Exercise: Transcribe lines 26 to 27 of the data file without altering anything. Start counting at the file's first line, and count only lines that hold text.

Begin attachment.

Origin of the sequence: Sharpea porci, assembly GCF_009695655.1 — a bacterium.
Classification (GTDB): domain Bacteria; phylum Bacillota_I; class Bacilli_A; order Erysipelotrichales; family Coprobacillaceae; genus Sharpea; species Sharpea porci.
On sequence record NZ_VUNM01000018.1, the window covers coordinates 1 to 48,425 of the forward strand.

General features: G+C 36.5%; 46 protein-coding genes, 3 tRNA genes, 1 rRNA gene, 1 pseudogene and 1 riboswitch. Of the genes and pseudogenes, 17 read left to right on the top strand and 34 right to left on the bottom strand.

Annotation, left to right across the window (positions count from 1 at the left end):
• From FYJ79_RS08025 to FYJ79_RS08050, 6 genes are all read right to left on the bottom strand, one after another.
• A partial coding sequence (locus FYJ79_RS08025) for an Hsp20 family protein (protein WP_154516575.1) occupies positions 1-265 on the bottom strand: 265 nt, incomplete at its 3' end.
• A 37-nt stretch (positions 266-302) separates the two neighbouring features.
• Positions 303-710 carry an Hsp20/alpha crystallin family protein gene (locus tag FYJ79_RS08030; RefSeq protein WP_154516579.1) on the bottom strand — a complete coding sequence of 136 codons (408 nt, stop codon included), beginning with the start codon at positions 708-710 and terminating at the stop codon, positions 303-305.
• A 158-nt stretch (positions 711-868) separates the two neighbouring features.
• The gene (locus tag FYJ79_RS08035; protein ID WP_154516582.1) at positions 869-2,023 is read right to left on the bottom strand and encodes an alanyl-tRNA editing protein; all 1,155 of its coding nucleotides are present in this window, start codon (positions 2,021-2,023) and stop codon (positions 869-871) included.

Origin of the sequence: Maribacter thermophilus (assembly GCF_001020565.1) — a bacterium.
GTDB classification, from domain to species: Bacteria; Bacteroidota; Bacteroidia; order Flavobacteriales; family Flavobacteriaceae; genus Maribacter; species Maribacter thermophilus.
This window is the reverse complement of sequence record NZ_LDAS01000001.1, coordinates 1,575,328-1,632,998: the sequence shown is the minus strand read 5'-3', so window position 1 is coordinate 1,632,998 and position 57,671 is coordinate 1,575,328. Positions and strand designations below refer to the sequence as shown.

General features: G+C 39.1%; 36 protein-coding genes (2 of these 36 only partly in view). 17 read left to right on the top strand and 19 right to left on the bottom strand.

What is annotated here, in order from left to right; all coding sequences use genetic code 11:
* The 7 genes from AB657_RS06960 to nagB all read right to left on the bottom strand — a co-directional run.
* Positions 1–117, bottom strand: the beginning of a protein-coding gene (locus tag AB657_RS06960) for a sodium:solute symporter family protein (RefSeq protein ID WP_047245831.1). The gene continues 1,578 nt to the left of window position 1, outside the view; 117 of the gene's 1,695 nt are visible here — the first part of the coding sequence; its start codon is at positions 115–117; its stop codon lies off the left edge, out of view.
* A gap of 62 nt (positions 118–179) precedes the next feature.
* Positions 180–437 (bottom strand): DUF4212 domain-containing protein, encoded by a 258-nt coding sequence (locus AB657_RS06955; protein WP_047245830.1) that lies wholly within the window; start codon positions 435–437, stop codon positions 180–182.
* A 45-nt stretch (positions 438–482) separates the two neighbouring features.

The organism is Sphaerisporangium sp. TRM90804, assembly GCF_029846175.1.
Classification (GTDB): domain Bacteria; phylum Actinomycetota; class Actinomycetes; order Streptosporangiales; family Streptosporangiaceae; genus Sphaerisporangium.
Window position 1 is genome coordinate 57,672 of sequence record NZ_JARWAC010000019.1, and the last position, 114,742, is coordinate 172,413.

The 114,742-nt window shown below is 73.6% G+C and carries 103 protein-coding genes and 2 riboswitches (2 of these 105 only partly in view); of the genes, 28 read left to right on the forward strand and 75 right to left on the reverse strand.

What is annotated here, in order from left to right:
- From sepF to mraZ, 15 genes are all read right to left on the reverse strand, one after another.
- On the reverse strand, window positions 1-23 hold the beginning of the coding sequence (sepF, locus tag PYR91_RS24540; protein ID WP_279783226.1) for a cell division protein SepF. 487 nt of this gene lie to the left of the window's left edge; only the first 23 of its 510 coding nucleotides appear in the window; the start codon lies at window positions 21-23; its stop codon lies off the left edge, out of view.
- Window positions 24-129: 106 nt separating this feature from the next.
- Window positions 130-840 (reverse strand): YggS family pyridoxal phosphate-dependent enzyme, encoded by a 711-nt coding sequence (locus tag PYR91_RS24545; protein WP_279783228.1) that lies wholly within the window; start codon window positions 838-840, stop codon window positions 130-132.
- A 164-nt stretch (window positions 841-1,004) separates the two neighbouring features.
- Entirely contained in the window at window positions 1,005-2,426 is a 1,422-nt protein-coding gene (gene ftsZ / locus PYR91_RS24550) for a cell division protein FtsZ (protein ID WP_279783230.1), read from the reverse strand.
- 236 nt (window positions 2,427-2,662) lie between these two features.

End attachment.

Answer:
What is annotated here, in order from left to right:
- From sepF to mraZ, 15 genes are all read right to left on the reverse strand, one after another.